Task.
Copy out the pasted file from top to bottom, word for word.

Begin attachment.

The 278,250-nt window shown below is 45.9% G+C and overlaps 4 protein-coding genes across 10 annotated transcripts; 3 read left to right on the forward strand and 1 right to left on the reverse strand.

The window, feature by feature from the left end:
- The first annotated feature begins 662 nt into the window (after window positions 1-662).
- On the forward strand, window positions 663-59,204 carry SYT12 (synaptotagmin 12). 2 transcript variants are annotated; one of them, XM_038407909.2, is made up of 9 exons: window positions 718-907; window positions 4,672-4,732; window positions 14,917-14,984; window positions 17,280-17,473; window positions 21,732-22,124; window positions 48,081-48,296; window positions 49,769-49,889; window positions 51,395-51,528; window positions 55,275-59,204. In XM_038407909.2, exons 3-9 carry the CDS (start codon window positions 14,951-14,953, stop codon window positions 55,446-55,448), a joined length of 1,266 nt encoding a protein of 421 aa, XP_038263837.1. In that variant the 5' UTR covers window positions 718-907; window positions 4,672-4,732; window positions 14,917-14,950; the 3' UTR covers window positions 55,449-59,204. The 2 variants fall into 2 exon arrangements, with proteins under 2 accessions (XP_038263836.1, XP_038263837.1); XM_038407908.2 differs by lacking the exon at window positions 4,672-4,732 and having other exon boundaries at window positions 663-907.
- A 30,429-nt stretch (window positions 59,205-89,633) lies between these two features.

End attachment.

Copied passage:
The 278,250-nt window shown below is 45.9% G+C and overlaps 4 protein-coding genes across 10 annotated transcripts; 3 read left to right on the forward strand and 1 right to left on the reverse strand.

The window, feature by feature from the left end:
- The first annotated feature begins 662 nt into the window (after window positions 1-662).
- On the forward strand, window positions 663-59,204 carry SYT12 (synaptotagmin 12). 2 transcript variants are annotated; one of them, XM_038407909.2, is made up of 9 exons: window positions 718-907; window positions 4,672-4,732; window positions 14,917-14,984; window positions 17,280-17,473; window positions 21,732-22,124; window positions 48,081-48,296; window positions 49,769-49,889; window positions 51,395-51,528; window positions 55,275-59,204. In XM_038407909.2, exons 3-9 carry the CDS (start codon window positions 14,951-14,953, stop codon window positions 55,446-55,448), a joined length of 1,266 nt encoding a protein of 421 aa, XP_038263837.1. In that variant the 5' UTR covers window positions 718-907; window positions 4,672-4,732; window positions 14,917-14,950; the 3' UTR covers window positions 55,449-59,204. The 2 variants fall into 2 exon arrangements, with proteins under 2 accessions (XP_038263836.1, XP_038263837.1); XM_038407908.2 differs by lacking the exon at window positions 4,672-4,732 and having other exon boundaries at window positions 663-907.
- A 30,429-nt stretch (window positions 59,205-89,633) lies between these two features.